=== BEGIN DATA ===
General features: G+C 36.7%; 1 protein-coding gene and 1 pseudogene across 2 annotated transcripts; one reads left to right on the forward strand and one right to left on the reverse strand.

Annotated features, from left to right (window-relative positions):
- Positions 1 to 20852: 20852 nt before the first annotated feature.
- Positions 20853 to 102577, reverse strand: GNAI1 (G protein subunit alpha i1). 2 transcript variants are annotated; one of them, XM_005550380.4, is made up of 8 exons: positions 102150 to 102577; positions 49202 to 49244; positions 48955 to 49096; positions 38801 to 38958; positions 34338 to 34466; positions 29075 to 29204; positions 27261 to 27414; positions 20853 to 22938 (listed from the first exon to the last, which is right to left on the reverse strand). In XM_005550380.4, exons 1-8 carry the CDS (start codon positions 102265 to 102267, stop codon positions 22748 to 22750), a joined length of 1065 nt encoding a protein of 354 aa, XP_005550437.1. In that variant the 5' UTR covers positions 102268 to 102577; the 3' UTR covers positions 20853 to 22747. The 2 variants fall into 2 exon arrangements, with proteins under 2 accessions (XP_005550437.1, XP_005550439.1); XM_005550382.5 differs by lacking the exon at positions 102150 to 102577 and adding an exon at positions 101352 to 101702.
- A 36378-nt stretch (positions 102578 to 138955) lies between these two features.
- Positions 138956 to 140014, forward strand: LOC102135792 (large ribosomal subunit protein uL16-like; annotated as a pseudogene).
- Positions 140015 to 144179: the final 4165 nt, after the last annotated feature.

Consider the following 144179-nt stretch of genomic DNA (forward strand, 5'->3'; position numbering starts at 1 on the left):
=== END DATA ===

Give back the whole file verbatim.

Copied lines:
General features: G+C 36.7%; 1 protein-coding gene and 1 pseudogene across 2 annotated transcripts; one reads left to right on the forward strand and one right to left on the reverse strand.

Annotated features, from left to right (window-relative positions):
- Positions 1 to 20852: 20852 nt before the first annotated feature.
- Positions 20853 to 102577, reverse strand: GNAI1 (G protein subunit alpha i1). 2 transcript variants are annotated; one of them, XM_005550380.4, is made up of 8 exons: positions 102150 to 102577; positions 49202 to 49244; positions 48955 to 49096; positions 38801 to 38958; positions 34338 to 34466; positions 29075 to 29204; positions 27261 to 27414; positions 20853 to 22938 (listed from the first exon to the last, which is right to left on the reverse strand). In XM_005550380.4, exons 1-8 carry the CDS (start codon positions 102265 to 102267, stop codon positions 22748 to 22750), a joined length of 1065 nt encoding a protein of 354 aa, XP_005550437.1. In that variant the 5' UTR covers positions 102268 to 102577; the 3' UTR covers positions 20853 to 22747. The 2 variants fall into 2 exon arrangements, with proteins under 2 accessions (XP_005550437.1, XP_005550439.1); XM_005550382.5 differs by lacking the exon at positions 102150 to 102577 and adding an exon at positions 101352 to 101702.
- A 36378-nt stretch (positions 102578 to 138955) lies between these two features.
- Positions 138956 to 140014, forward strand: LOC102135792 (large ribosomal subunit protein uL16-like; annotated as a pseudogene).
- Positions 140015 to 144179: the final 4165 nt, after the last annotated feature.

Consider the following 144179-nt stretch of genomic DNA (forward strand, 5'->3'; position numbering starts at 1 on the left):